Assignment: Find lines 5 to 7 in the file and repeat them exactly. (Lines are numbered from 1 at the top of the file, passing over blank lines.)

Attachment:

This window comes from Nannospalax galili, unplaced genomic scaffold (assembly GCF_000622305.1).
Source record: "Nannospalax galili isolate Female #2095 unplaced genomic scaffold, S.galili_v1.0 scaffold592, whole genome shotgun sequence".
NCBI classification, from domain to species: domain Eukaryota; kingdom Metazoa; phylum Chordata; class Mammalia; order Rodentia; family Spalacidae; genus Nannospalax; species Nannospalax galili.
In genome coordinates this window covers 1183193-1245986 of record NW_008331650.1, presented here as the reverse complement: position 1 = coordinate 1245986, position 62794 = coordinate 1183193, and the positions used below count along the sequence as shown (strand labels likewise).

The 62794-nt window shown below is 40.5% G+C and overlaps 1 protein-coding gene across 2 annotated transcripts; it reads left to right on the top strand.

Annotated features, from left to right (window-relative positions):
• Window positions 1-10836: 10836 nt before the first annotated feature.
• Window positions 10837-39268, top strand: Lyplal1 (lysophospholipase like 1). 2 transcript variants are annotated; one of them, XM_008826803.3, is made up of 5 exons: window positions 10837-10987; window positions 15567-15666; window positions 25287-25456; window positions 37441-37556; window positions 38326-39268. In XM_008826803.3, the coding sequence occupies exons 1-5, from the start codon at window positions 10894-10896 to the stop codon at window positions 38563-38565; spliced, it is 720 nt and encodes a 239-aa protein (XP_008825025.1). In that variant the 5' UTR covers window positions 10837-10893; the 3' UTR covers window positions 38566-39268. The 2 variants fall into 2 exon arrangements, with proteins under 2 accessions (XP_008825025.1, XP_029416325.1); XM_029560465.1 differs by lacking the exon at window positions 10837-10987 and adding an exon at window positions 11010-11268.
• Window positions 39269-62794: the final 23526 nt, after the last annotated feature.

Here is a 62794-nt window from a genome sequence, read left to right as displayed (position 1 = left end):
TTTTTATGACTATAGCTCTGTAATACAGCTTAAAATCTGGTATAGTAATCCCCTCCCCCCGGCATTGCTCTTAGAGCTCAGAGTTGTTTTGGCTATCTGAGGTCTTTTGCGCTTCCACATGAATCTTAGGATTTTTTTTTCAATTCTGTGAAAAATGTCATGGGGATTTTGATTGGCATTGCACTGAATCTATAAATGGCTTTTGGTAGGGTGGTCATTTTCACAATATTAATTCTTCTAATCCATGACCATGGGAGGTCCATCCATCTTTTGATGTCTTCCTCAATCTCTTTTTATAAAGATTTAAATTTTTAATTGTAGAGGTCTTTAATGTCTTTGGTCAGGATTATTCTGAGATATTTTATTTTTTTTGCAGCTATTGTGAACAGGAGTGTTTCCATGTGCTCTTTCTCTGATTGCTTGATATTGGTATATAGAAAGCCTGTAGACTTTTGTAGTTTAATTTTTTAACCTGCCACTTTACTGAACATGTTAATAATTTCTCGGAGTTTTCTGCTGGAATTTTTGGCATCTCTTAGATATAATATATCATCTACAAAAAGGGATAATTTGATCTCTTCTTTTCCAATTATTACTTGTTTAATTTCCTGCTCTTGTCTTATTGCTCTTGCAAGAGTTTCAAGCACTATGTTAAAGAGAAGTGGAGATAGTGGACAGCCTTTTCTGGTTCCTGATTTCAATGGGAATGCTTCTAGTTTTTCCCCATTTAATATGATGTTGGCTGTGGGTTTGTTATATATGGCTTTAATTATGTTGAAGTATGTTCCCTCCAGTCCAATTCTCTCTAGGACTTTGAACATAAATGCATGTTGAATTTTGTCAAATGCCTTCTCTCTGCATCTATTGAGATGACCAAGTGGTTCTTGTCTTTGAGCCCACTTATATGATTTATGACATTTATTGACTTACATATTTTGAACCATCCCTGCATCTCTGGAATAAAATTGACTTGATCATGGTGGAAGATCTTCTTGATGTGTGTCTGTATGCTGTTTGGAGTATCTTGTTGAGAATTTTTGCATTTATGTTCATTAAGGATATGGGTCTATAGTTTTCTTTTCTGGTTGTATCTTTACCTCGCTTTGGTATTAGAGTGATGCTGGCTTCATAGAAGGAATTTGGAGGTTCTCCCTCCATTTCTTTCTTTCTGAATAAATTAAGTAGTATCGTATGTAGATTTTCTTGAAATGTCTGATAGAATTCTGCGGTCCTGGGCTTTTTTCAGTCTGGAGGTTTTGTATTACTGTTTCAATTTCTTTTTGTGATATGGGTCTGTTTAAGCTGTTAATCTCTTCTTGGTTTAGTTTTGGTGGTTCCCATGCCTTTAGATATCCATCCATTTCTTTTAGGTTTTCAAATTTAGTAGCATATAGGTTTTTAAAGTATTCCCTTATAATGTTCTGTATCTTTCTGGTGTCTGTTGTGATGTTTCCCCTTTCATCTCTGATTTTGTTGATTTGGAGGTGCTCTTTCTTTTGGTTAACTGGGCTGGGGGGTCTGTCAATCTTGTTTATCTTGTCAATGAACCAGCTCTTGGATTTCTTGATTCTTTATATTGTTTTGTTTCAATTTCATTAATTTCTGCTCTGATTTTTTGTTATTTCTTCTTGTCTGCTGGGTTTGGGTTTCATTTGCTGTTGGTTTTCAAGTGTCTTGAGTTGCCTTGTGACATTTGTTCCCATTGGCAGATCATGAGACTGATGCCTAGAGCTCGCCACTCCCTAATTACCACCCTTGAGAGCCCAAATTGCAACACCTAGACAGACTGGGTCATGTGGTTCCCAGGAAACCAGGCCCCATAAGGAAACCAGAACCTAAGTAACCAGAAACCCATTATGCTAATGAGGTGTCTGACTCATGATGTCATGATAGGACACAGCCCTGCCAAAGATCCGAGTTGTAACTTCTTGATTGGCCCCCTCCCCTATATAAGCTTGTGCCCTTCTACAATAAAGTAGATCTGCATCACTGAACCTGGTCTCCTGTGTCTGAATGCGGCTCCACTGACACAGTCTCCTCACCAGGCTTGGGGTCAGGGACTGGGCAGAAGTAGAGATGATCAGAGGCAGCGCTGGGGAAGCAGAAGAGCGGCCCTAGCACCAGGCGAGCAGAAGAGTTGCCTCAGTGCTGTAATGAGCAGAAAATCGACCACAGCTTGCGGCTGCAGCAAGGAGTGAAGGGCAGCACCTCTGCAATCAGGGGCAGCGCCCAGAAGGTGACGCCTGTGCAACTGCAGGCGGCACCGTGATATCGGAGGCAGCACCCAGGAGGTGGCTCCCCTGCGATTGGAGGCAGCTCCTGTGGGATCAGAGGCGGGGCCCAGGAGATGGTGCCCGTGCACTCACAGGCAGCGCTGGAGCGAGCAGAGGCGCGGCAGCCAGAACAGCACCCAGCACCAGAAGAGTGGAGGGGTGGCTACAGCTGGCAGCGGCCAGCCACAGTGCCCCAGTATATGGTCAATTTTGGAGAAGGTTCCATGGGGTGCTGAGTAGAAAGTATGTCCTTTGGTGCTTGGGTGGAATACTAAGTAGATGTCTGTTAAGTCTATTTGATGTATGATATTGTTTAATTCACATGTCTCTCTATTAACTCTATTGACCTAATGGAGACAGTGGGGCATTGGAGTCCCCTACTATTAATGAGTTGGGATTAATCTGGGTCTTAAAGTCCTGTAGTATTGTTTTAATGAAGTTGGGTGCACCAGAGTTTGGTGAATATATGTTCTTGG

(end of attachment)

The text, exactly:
The 62794-nt window shown below is 40.5% G+C and overlaps 1 protein-coding gene across 2 annotated transcripts; it reads left to right on the top strand.

Annotated features, from left to right (window-relative positions):
• Window positions 1-10836: 10836 nt before the first annotated feature.